ClassicsCareers | LCIS | SIU

Southern Illinois University



College of Liberal Arts

Classics Careers

Life after SIUClassics: Where Do We Go from Here?

Who knew that learning so much about the past could prepare you so well for your future?

Classics is a versatile and broadly applicable field of study that prepares you for a satisfying career and a fully-engaged life.

In today’s ever-changing marketplace, many technical and technological skills will be obsolete within mere months of graduation. Employers seek to hire someone who can adapt quickly to the intellectual challenges of the job: someone who can not only pick up the practical skills to get things done, but also see the underlying theories and structures, and how to improve upon them.

Classics majors think clearly, read deeply, and balance a keen attention to detail with an understanding of larger trends and theories.

Fields of Employment

Classics majors can be found in every nearly every sector of the marketplace: medicine, business, education, civil service, engineering and tech... But Classics majors, bibliophiles that we are, tend to cluster in publishing, library science, and museum studies.

Whatever your interest, consider applying for an internship or even just volunteering in your area of interest to see if it’s really for you. You’ll learn what that career is all about (and what you’ll need to do to get your dream job) as well as build some connections with people in the field.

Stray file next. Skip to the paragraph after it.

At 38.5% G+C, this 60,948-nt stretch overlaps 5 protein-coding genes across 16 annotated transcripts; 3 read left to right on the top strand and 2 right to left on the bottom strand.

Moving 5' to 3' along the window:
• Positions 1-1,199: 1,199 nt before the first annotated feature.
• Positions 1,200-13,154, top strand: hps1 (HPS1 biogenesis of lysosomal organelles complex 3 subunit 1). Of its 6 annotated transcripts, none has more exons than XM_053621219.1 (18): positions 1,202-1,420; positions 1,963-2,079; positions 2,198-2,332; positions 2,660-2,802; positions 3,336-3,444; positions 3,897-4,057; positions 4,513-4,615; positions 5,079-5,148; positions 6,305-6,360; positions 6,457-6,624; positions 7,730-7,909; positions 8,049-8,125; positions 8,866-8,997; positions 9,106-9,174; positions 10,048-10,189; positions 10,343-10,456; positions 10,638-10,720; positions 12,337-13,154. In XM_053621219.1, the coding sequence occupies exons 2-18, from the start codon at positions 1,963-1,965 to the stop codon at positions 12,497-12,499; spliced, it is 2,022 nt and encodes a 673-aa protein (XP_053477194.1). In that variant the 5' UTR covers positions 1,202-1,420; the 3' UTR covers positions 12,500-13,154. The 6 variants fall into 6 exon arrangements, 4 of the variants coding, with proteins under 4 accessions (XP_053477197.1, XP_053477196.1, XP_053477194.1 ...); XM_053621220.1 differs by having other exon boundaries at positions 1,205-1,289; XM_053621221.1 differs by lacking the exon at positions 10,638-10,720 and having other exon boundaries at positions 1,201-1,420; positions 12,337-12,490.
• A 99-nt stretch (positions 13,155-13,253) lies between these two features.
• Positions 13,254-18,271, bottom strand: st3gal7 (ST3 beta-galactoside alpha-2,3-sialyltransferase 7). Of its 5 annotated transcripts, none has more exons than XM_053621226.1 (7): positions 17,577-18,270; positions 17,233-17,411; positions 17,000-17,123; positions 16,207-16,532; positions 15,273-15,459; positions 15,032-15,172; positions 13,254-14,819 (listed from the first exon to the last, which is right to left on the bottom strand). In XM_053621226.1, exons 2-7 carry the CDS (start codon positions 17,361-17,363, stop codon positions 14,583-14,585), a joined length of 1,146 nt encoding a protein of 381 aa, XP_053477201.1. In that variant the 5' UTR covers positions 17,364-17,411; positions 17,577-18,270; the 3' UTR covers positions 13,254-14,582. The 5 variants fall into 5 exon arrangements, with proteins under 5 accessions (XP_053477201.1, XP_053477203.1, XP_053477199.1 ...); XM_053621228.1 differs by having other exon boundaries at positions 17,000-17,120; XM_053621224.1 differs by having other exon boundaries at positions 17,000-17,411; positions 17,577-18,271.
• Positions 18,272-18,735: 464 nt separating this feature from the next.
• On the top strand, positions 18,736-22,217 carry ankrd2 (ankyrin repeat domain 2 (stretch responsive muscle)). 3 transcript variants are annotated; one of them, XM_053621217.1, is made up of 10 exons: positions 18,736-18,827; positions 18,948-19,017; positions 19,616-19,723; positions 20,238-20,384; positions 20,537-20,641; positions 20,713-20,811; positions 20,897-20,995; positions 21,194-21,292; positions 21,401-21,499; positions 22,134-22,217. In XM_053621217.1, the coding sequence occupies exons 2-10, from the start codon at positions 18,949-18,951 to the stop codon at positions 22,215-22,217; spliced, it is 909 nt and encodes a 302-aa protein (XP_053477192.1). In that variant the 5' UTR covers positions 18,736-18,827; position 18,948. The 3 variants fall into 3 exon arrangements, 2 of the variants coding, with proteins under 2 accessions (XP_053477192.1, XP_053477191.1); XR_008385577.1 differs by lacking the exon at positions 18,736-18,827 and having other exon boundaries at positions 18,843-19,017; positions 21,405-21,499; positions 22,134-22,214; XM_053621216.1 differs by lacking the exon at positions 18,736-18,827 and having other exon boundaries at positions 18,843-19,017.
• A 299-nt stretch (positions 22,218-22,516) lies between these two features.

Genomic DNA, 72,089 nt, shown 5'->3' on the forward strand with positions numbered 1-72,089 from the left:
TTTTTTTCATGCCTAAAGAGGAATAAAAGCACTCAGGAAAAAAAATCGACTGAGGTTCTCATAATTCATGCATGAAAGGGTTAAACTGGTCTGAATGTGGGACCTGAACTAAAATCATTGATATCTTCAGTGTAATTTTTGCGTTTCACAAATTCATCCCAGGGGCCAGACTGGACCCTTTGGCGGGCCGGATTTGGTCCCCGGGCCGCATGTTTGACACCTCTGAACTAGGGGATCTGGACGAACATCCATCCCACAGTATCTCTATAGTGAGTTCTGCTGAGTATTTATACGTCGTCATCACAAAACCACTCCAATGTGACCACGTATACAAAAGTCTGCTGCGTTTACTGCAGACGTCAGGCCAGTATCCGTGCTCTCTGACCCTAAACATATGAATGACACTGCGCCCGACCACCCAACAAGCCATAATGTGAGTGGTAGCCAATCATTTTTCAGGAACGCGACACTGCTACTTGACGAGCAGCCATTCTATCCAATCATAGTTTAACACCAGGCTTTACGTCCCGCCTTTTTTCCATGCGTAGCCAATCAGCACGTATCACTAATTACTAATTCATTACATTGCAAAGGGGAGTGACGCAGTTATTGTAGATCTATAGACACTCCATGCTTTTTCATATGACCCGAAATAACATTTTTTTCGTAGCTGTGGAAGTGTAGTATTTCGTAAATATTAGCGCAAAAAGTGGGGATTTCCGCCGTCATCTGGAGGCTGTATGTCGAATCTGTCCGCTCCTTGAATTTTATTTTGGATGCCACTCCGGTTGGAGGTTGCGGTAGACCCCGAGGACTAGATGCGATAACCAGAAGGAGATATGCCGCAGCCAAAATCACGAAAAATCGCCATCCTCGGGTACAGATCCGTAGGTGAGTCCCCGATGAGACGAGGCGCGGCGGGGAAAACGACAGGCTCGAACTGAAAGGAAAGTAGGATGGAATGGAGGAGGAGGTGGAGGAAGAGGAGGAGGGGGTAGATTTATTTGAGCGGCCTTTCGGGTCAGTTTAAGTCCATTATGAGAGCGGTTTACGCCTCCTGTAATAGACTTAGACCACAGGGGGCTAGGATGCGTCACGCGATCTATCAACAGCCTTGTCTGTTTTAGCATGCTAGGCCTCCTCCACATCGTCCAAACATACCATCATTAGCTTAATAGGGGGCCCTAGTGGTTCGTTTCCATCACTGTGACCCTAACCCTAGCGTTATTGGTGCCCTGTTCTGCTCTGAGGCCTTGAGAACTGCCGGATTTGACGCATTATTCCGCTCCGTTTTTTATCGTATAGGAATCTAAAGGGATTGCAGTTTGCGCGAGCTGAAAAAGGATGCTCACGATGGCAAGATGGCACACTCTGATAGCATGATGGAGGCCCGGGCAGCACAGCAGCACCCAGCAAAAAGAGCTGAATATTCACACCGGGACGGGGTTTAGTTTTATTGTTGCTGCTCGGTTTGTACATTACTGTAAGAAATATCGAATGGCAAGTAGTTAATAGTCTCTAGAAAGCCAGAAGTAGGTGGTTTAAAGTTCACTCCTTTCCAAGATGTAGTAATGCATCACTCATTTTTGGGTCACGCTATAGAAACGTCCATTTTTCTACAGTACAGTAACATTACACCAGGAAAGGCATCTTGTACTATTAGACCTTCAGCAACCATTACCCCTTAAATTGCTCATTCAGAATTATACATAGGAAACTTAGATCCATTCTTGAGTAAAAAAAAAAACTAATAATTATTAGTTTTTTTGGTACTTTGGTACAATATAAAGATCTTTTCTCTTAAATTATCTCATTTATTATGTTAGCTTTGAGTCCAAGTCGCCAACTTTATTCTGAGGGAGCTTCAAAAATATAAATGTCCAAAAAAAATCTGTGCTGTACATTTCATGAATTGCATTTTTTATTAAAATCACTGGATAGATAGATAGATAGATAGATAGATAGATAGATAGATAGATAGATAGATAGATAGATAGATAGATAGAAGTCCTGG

Don’t be afraid to take some time after your BA to figure out what you want to do. Explore different types of work, or spend a year doing AmeriCorps, the Peace Corps, or teaching English abroad.

Teaching Latin

Interested in teaching Latin? Public elementary and secondary schools will require you to have a professional educator’s license. Private and parochial schools may not require it, but it will be to your advantage to have one. And, it’ll make you a better teacher.

SIU does not have a standalone Latin Teacher Education program. There are a few options to get licensure:

1) You can add Latin as an endorsement to a pre-existing SIU program (Foreign Language, English, Social Sciences, etc.). You’ll enroll in the Teacher Education Program in the College of Education and Human Services in the pre-existing program, then take coursework in Latin (24 hours) and the Latin subject area test. Your teaching observation and student teaching will be in your primary area (Foreign Language, English, etc.).

2) Enroll in a Master of Arts in Teaching Latin program after graduation. These programs combine further coursework in Latin with a teaching licensure program. They typically require 1-2 years to complete, and may or may not offer tuition remission, a teaching assistantship, and a stipend. By the end you will have a better grasp of Latin and licensure to teach Latin in the state where the program is housed. Be warned, though, that you will need to have a good amount of Latin under your belt to be admitted to these programs. The geographically closest MAT program is the University of Illinois Urbana-Champaign.